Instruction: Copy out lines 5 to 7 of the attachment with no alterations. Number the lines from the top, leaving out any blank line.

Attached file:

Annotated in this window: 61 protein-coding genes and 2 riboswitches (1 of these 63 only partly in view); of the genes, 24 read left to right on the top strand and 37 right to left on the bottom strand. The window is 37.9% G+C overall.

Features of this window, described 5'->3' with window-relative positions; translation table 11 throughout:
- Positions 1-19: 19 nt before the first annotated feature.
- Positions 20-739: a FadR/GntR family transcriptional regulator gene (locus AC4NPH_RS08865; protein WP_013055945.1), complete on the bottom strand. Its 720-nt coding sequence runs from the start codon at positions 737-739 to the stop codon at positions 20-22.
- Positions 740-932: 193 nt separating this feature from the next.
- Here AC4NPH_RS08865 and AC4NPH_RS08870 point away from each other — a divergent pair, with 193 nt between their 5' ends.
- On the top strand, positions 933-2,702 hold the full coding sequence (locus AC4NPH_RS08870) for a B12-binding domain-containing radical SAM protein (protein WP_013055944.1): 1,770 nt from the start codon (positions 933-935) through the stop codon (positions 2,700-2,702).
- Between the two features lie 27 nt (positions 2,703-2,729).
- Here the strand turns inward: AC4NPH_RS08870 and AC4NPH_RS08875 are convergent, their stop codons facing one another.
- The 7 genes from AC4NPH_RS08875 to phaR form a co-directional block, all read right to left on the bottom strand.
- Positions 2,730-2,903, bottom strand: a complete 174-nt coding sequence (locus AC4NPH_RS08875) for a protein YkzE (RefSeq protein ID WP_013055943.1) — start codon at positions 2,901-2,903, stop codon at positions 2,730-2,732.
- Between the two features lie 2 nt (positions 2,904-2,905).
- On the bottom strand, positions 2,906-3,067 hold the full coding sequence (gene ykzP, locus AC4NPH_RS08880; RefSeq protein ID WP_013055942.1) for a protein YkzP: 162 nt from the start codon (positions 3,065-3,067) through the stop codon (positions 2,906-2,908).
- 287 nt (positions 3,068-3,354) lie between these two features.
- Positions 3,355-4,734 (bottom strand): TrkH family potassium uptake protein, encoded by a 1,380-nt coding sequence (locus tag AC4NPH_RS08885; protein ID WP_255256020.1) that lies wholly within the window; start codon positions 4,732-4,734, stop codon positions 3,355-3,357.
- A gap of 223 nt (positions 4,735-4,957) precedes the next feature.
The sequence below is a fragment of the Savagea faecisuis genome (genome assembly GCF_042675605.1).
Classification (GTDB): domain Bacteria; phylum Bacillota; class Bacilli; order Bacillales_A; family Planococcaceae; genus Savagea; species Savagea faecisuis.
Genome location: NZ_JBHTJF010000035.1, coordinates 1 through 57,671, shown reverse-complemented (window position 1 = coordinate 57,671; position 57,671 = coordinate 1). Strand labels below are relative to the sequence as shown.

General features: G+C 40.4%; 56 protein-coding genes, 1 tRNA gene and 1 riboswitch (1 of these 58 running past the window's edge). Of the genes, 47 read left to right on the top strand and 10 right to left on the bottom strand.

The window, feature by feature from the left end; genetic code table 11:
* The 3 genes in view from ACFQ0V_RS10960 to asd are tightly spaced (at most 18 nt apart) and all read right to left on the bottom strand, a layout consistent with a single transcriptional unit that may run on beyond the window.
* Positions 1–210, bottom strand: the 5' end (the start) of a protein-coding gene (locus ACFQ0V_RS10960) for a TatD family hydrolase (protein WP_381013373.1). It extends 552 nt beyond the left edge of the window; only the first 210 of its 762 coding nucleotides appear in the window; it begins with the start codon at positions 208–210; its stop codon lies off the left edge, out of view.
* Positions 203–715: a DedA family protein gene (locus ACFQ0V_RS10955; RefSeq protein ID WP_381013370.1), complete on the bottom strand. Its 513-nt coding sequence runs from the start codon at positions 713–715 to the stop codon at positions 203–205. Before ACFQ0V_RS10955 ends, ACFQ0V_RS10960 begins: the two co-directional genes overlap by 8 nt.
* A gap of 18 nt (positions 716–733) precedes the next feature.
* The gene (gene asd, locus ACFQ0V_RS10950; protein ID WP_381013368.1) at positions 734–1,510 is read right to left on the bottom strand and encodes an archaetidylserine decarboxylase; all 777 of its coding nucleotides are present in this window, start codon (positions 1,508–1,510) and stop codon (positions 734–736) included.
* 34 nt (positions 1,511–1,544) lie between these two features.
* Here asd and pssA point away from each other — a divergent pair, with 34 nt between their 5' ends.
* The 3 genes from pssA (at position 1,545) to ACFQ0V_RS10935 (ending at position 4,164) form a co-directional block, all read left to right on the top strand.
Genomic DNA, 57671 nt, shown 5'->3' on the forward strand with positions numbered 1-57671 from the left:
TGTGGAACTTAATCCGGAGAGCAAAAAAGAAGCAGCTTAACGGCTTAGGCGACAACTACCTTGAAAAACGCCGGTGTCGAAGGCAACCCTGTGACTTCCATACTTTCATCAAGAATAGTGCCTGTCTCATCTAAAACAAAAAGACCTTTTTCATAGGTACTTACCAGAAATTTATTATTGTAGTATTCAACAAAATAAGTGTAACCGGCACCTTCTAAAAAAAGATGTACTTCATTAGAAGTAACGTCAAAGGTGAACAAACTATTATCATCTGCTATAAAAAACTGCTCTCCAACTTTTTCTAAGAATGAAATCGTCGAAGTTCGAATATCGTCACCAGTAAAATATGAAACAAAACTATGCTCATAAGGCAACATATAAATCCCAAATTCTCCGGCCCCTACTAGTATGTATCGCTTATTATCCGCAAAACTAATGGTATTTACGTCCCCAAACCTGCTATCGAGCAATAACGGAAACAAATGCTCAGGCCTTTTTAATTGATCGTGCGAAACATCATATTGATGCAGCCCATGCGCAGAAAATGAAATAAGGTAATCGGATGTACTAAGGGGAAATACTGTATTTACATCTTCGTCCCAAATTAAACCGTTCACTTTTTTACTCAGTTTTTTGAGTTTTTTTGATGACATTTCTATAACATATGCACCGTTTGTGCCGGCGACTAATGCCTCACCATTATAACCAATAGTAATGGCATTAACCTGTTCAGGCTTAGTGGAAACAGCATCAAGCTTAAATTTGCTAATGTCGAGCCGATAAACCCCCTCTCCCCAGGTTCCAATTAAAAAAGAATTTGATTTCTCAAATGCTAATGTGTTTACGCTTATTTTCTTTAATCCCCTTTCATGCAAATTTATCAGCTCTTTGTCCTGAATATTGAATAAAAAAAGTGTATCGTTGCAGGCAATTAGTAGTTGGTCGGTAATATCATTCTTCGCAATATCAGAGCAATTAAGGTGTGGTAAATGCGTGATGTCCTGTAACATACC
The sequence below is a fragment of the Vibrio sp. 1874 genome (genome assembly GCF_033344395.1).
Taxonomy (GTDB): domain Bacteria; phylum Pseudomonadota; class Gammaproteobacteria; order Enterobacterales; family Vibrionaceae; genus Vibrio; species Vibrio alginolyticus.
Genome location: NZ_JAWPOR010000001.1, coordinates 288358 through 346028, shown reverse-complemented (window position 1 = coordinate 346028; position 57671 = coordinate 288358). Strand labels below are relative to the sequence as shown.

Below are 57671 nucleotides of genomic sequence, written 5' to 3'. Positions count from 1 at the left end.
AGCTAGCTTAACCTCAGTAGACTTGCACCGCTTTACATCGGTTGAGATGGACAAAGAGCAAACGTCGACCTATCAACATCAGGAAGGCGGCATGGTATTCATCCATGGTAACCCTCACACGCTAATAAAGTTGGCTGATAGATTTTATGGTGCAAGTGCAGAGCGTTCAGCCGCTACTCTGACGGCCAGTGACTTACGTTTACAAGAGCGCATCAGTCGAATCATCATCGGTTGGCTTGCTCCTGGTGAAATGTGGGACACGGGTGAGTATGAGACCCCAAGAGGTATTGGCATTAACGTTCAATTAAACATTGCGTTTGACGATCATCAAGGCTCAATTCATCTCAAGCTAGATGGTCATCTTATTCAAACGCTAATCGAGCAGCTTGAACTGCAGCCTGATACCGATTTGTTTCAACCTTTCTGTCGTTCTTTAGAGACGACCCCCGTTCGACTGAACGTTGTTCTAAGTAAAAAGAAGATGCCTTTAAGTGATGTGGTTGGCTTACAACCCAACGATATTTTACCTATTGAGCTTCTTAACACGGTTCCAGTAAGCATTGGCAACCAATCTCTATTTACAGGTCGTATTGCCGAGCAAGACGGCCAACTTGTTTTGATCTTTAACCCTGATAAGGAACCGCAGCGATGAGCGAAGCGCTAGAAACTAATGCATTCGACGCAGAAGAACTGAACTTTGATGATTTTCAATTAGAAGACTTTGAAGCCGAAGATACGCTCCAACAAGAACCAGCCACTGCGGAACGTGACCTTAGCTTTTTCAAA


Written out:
- Positions 740-932: 193 nt separating this feature from the next.
- Here AC4NPH_RS08865 and AC4NPH_RS08870 point away from each other — a divergent pair, with 193 nt between their 5' ends.
- On the top strand, positions 933-2,702 hold the full coding sequence (locus AC4NPH_RS08870) for a B12-binding domain-containing radical SAM protein (protein WP_013055944.1): 1,770 nt from the start codon (positions 933-935) through the stop codon (positions 2,700-2,702).